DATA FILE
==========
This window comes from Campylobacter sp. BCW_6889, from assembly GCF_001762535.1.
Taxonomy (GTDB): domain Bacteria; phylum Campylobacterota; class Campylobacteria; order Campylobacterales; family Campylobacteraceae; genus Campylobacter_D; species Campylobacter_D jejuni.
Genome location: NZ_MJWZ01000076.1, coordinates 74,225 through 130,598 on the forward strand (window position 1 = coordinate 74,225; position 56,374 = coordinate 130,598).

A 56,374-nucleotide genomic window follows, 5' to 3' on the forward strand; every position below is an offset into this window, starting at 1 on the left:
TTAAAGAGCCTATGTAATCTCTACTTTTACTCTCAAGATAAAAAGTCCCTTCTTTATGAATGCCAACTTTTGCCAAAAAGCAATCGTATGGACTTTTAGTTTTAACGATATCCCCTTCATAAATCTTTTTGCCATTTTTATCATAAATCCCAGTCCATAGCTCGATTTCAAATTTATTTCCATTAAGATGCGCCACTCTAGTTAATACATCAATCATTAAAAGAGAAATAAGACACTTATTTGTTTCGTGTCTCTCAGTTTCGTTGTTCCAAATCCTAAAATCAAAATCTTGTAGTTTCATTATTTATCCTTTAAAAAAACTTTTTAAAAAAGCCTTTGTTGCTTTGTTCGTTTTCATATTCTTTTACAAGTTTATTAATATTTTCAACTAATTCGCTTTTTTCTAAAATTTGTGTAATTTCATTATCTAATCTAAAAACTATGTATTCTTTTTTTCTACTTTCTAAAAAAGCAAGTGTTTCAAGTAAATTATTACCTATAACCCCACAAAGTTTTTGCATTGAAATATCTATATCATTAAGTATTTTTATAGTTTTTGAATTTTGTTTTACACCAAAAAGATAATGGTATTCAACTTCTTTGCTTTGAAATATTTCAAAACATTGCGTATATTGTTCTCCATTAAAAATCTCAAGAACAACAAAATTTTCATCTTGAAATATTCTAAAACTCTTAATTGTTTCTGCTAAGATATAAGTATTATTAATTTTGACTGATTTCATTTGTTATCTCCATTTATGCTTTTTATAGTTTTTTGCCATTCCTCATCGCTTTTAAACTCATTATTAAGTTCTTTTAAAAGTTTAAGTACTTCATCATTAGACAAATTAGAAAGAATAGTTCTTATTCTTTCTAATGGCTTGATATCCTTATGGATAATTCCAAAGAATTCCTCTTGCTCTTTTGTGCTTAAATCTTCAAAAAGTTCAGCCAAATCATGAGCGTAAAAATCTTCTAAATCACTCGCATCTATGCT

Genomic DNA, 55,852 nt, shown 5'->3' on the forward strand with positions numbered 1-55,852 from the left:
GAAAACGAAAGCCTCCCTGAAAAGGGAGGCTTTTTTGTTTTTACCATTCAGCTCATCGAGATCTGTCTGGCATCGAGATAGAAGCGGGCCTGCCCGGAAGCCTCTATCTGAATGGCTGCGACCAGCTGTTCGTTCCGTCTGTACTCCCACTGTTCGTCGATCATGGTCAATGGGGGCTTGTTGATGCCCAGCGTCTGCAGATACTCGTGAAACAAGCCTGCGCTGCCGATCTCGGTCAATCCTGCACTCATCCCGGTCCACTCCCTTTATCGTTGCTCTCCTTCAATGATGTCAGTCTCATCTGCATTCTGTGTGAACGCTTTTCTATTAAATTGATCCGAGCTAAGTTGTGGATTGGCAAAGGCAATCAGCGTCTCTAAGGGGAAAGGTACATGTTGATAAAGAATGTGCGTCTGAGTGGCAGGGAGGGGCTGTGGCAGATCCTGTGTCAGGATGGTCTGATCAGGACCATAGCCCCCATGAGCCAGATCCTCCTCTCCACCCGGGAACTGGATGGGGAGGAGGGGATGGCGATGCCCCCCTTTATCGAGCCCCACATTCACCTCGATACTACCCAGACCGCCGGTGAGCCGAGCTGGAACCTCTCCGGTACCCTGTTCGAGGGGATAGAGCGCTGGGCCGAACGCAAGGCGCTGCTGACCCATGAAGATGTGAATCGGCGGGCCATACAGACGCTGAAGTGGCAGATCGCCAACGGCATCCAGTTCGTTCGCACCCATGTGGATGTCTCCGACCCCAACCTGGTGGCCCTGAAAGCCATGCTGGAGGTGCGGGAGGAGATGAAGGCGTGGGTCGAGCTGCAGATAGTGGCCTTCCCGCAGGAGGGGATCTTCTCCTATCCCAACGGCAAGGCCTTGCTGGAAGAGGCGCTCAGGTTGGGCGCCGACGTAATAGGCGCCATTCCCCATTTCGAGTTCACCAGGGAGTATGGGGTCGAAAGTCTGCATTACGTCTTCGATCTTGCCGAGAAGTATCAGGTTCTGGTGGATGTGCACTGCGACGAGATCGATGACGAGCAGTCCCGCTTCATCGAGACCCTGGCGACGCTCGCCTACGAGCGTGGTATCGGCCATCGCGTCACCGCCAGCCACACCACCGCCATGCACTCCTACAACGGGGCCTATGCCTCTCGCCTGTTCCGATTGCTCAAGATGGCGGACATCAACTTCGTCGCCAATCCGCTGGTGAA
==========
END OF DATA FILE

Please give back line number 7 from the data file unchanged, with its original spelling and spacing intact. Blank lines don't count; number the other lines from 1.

GAAAACGAAAGCCTCCCTGAAAAGGGAGGCTTTTTTGTTTTTACCATTCAGCTCATCGAGATCTGTCTGGCATCGAGATAGAAGCGGGCCTGCCCGGAAGCCTCTATCTGAATGGCTGCGACCAGCTGTTCGTTCCGTCTGTACTCCCACTGTTCGTCGATCATGGTCAATGGGGGCTTGTTGATGCCCAGCGTCTGCAGATACTCGTGAAACAAGCCTGCGCTGCCGATCTCGGTCAATCCTGCACTCATCCCGGTCCACTCCCTTTATCGTTGCTCTCCTTCAATGATGTCAGTCTCATCTGCATTCTGTGTGAACGCTTTTCTATTAAATTGATCCGAGCTAAGTTGTGGATTGGCAAAGGCAATCAGCGTCTCTAAGGGGAAAGGTACATGTTGATAAAGAATGTGCGTCTGAGTGGCAGGGAGGGGCTGTGGCAGATCCTGTGTCAGGATGGTCTGATCAGGACCATAGCCCCCATGAGCCAGATCCTCCTCTCCACCCGGGAACTGGATGGGGAGGAGGGGATGGCGATGCCCCCCTTTATCGAGCCCCACATTCACCTCGATACTACCCAGACCGCCGGTGAGCCGAGCTGGAACCTCTCCGGTACCCTGTTCGAGGGGATAGAGCGCTGGGCCGAACGCAAGGCGCTGCTGACCCATGAAGATGTGAATCGGCGGGCCATACAGACGCTGAAGTGGCAGATCGCCAACGGCATCCAGTTCGTTCGCACCCATGTGGATGTCTCCGACCCCAACCTGGTGGCCCTGAAAGCCATGCTGGAGGTGCGGGAGGAGATGAAGGCGTGGGTCGAGCTGCAGATAGTGGCCTTCCCGCAGGAGGGGATCTTCTCCTATCCCAACGGCAAGGCCTTGCTGGAAGAGGCGCTCAGGTTGGGCGCCGACGTAATAGGCGCCATTCCCCATTTCGAGTTCACCAGGGAGTATGGGGTCGAAAGTCTGCATTACGTCTTCGATCTTGCCGAGAAGTATCAGGTTCTGGTGGATGTGCACTGCGACGAGATCGATGACGAGCAGTCCCGCTTCATCGAGACCCTGGCGACGCTCGCCTACGAGCGTGGTATCGGCCATCGCGTCACCGCCAGCCACACCACCGCCATGCACTCCTACAACGGGGCCTATGCCTCTCGCCTGTTCCGATTGCTCAAGATGGCGGACATCAACTTCGTCGCCAATCCGCTGGTGAA